I’m a woman in my late-40s whose husband, 55, suddenly declared that he wanted a divorce. There’s another woman in his life - younger and eager for the lifestyle we once had, of travelling and living in different countries.
I guess he never really got over those years. Since he can work online and still earn a very good living, he’s doing it again with someone else.
We had a very happy marriage until he got the wanderlust back. I had a solid job and loved our home and community, and showed no interest in picking up stakes yet again.
So, he looked elsewhere and before I knew it, he was planning his exit.
Now, I’m looking for a fresh start here where I have a home, my life feels solid, and I’m respected in my work.
I also have a comfortable circle of devoted friends and some close relatives to share major holidays, all living nearby.
My ex and I didn’t have children together, but a couple of my friends have wonderful young children to whom I’m a caring “aunt.”
So instead of being a sad divorcee, I figure I’m still a fortunate woman with a fine future ahead.
But I’m unsure how to launch my “new” approach to socializing. Do I go online to find male companionship or are there mostly only two options: dating for sex or marriage?
Do I let my men friends at work know that I’d be happy to have dinner after work sometime, rather than go home and eat alone? Or will that send wrong signals to them that I want an affair? I don’t.
What about my image… do I dress more casually to signal a “less attached” profile now that I’m no longer married?
Rules for Starting Over
The first thing to realize when you’re changing your approach to life is this: Not everyone else will see it that way.
Some will be negative, trying to remind you of “who you really are,” or resenting changes you make that they don’t approve.
Ignore what you can, but be thoughtful too. You’re looking for a fresh approach, but not to lose all your support system.
And don’t empty your current closet too soon. You still want to be “yourself,” just with an upbeat, open mind.
If you do join a dating site, be clear in your profile about what you’re looking for, or those men only wanting sex can assume you do, too.
Male “companionship” can be more likely found through joining a group in which you have real interest – e.g. music, art, film, technology, an athletic activity, a bridge club, etc.
Dinners with male colleagues can be problematic even when strictly platonic, if they’re married or attached. The same applies if there’s a power imbalance between you two, i.e. he’s your boss or vice versa.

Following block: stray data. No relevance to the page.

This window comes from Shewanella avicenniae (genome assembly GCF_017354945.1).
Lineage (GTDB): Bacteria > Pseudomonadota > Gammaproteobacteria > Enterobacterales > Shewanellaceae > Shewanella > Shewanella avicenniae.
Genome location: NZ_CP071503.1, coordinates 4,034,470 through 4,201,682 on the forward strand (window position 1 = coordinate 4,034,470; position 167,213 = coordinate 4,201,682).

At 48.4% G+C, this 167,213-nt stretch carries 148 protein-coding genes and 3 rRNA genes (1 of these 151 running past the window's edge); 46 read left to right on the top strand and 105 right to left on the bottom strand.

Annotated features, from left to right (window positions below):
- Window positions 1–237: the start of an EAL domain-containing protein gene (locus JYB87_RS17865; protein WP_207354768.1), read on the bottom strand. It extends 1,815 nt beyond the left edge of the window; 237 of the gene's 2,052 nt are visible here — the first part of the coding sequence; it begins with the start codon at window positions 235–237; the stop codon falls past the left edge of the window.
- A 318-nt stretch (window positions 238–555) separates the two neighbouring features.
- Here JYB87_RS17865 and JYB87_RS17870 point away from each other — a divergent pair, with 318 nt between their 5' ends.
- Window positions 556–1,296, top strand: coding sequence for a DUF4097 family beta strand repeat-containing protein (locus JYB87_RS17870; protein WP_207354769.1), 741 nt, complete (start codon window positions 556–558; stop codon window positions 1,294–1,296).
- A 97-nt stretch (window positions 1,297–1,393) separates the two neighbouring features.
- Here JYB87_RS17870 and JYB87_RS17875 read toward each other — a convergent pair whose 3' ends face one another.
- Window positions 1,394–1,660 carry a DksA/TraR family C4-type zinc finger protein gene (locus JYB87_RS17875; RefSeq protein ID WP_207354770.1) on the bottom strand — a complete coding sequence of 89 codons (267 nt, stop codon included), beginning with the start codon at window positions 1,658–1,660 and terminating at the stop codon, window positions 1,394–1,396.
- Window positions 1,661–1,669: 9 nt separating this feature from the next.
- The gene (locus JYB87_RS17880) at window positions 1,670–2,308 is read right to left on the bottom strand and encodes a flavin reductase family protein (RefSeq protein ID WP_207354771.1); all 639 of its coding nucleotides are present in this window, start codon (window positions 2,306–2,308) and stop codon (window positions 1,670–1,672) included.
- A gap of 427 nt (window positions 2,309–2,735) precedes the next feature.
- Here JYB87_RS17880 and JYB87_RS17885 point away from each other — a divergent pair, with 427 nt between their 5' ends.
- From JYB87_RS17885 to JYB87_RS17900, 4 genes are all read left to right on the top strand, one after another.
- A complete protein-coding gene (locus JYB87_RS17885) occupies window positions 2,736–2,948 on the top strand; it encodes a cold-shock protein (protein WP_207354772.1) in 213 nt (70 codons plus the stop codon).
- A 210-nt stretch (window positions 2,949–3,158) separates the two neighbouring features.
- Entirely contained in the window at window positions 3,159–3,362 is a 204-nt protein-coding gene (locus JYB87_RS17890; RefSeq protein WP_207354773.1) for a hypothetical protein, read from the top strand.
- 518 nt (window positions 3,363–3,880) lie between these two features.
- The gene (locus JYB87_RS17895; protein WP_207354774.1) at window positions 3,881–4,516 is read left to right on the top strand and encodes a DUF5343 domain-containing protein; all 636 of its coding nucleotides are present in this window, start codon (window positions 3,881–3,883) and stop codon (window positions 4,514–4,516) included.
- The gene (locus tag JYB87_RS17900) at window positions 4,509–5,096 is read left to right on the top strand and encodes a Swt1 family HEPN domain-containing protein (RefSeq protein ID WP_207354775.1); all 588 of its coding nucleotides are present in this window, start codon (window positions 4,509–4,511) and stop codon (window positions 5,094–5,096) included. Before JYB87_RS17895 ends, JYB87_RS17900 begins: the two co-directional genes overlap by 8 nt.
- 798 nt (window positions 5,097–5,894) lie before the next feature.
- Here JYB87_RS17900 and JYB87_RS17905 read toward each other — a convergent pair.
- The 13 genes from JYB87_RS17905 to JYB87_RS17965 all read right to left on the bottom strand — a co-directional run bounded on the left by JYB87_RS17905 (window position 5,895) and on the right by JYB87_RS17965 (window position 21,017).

You want to avert a suspect image at work of you seeking an affair with someone else’s guy, or for career advancement.
Your vision of re-launching yourself in a new mode may be energizing, but don’t forget those important close friends, family members and the kids who consider you their “aunt.”
Do new things with them all - outings that take you to interesting exhibits, community events, even kids’ concerts and school plays, etc.
The more you socialize in different settings, and show all the sides of your interests and personality, the more likely you’ll meet men with whom companionship and dating become natural happenings.
My cousin’s been living with her boyfriend for 15 years. She’s 70, he’s 79, with no children. Over five years she’s helped him through many medical problems, physical and now mental. He gave her Power of Attorney.
As the mental problems increased, she asked his two nieces for help finding him a retirement home where he’s now been for several months. My cousin visits regularly and takes him for all medical appointments.
Now his nieces have decided that she should drop out of the picture totally and also give them POA immediately (he has some money).
My cousin went to see a therapist to try to deal with it in a non-confrontational way. I suggested that she look for a lawyer as well.
Fifteen years living common-law, and a power of attorney document are two factors that definitely require her getting legal advice.
She should not “leave the picture” on just their demand.
Tip of the day:
A “fresh start” after divorce means still being you, with an open mind towards new people.